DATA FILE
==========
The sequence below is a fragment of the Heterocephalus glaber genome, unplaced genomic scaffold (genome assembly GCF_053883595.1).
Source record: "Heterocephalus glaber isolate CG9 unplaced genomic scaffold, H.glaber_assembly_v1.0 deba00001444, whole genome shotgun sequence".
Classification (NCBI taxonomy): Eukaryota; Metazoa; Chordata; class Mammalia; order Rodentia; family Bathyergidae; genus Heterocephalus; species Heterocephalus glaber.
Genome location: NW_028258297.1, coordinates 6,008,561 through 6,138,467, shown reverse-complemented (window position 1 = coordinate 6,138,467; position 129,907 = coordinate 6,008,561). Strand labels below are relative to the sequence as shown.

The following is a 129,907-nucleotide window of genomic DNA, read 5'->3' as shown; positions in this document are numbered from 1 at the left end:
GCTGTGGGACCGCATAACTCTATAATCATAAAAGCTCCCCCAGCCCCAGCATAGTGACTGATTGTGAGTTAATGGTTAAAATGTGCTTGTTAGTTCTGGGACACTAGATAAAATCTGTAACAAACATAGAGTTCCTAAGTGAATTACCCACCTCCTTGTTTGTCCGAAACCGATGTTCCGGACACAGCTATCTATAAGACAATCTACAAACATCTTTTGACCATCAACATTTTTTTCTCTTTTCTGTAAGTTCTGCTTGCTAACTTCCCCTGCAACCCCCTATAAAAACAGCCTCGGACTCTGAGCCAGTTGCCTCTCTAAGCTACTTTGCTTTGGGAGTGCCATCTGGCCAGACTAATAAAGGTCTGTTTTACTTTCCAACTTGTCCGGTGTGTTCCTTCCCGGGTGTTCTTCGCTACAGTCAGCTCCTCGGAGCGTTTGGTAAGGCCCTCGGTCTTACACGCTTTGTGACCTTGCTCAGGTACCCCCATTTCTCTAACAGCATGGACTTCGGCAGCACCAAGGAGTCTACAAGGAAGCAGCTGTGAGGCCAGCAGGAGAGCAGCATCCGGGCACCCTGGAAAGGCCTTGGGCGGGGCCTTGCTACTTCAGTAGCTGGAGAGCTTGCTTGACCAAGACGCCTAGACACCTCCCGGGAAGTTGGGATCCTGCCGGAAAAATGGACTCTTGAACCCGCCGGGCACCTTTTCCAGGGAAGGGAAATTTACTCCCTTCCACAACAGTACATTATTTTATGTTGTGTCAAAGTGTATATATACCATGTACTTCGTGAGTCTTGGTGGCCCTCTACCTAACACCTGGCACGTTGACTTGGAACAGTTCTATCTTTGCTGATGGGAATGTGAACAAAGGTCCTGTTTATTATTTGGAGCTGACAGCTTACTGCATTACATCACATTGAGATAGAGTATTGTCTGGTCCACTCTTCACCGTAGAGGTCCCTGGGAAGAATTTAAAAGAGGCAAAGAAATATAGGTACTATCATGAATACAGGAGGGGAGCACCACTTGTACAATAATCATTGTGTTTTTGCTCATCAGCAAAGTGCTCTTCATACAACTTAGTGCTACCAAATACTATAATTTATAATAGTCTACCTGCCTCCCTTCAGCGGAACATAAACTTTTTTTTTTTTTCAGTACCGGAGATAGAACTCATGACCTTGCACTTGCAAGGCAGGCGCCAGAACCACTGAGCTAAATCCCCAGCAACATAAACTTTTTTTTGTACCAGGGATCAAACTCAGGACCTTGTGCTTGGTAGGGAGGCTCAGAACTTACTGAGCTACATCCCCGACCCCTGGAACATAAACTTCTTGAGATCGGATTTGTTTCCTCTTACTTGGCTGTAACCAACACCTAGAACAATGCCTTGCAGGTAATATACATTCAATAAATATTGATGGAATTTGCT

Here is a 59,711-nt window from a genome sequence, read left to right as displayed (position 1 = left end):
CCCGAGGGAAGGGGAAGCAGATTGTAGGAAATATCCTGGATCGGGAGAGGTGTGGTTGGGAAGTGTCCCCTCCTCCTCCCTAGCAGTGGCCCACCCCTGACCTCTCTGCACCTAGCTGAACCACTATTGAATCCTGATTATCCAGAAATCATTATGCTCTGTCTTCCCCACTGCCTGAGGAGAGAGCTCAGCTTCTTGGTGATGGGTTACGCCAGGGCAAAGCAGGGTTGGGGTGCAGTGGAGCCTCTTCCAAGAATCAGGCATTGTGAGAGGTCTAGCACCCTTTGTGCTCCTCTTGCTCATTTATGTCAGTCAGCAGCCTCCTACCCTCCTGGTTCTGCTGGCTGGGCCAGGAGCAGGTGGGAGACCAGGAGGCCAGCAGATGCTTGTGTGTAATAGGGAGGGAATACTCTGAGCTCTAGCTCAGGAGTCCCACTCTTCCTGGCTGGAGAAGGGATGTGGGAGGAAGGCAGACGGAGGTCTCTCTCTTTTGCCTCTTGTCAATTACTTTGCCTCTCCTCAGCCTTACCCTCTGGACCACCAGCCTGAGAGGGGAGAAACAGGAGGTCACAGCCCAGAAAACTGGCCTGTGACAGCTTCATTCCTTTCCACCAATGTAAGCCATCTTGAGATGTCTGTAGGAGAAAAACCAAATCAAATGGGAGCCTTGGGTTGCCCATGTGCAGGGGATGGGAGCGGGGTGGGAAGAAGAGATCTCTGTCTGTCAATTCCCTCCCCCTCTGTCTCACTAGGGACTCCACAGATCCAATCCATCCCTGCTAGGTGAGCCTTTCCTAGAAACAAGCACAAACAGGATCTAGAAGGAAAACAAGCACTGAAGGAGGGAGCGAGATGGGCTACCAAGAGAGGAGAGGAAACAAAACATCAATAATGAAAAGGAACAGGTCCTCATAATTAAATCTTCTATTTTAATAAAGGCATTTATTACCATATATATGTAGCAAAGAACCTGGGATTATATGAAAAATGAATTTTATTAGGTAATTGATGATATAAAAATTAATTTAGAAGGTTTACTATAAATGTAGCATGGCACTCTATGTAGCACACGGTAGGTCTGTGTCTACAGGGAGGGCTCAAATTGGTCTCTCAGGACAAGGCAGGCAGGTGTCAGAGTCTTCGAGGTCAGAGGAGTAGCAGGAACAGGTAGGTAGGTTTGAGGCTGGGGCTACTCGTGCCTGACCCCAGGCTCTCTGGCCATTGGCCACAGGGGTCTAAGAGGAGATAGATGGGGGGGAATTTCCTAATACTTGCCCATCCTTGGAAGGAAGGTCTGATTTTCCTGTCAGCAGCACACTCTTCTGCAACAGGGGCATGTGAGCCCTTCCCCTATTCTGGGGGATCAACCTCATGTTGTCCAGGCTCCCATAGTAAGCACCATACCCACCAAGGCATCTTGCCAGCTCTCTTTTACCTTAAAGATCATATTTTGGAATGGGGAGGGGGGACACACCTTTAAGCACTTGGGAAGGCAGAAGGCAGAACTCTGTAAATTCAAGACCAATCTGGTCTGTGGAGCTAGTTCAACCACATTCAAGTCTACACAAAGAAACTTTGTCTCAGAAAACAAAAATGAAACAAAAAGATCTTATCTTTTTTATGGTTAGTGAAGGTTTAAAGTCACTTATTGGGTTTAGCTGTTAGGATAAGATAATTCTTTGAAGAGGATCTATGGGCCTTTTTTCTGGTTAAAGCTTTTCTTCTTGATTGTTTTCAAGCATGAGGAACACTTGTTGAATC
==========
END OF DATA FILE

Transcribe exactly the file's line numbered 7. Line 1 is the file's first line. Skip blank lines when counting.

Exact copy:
Here is a 59,711-nt window from a genome sequence, read left to right as displayed (position 1 = left end):